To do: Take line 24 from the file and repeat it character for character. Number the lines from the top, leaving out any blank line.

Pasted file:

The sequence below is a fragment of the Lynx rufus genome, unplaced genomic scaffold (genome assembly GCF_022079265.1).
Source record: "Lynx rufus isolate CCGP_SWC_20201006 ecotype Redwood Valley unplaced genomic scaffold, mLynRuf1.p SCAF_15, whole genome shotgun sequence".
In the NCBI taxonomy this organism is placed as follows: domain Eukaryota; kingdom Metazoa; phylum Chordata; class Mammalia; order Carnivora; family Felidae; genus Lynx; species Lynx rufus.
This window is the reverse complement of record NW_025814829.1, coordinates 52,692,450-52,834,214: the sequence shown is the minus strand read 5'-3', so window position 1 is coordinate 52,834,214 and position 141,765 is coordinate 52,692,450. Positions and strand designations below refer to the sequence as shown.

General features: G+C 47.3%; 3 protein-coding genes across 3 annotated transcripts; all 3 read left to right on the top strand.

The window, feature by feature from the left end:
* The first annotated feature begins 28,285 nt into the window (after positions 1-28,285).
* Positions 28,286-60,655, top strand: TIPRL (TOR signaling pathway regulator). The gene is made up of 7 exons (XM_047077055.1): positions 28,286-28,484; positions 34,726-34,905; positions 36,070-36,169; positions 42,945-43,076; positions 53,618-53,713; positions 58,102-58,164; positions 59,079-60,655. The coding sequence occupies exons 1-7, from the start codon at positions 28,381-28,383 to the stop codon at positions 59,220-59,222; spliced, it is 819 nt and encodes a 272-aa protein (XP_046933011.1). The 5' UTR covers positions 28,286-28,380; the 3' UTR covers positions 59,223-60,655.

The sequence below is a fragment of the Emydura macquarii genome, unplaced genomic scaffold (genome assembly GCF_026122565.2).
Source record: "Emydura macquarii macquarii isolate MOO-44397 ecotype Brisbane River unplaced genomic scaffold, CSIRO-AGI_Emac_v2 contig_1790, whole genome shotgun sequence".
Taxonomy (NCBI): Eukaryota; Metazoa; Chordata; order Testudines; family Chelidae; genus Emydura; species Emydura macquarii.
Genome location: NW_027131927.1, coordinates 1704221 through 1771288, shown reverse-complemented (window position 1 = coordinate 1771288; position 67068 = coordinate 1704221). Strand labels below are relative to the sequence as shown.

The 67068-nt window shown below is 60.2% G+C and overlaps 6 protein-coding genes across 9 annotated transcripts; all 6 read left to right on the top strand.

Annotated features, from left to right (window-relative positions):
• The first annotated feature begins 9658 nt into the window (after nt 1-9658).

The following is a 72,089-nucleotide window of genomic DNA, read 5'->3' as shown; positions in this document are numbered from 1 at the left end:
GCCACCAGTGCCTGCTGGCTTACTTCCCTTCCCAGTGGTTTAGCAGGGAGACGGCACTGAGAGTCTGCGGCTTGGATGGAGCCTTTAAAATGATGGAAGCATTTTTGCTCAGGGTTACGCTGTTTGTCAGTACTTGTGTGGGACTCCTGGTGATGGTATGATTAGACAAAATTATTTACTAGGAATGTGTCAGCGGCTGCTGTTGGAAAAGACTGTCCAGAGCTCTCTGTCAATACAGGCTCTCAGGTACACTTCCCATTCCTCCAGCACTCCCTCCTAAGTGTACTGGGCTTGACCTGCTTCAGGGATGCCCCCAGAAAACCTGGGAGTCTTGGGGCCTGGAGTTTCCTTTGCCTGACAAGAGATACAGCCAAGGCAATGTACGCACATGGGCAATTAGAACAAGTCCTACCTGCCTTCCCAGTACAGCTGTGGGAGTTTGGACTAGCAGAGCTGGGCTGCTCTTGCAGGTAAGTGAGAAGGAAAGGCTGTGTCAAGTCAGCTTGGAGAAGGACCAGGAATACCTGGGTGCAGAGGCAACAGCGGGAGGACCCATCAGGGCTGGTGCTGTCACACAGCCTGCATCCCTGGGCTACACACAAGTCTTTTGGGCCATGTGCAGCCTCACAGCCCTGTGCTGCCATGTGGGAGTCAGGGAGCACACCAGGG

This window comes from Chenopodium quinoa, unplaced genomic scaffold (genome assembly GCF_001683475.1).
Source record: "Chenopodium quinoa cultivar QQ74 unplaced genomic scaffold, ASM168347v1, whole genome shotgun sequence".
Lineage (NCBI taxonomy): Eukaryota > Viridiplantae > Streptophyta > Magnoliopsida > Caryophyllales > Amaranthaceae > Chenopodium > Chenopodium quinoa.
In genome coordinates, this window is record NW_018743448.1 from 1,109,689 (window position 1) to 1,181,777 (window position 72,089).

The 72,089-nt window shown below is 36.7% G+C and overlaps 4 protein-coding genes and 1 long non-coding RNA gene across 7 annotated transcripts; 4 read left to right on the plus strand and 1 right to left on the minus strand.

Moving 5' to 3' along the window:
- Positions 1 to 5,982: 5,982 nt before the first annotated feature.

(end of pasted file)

- Positions 1 to 5,982: 5,982 nt before the first annotated feature.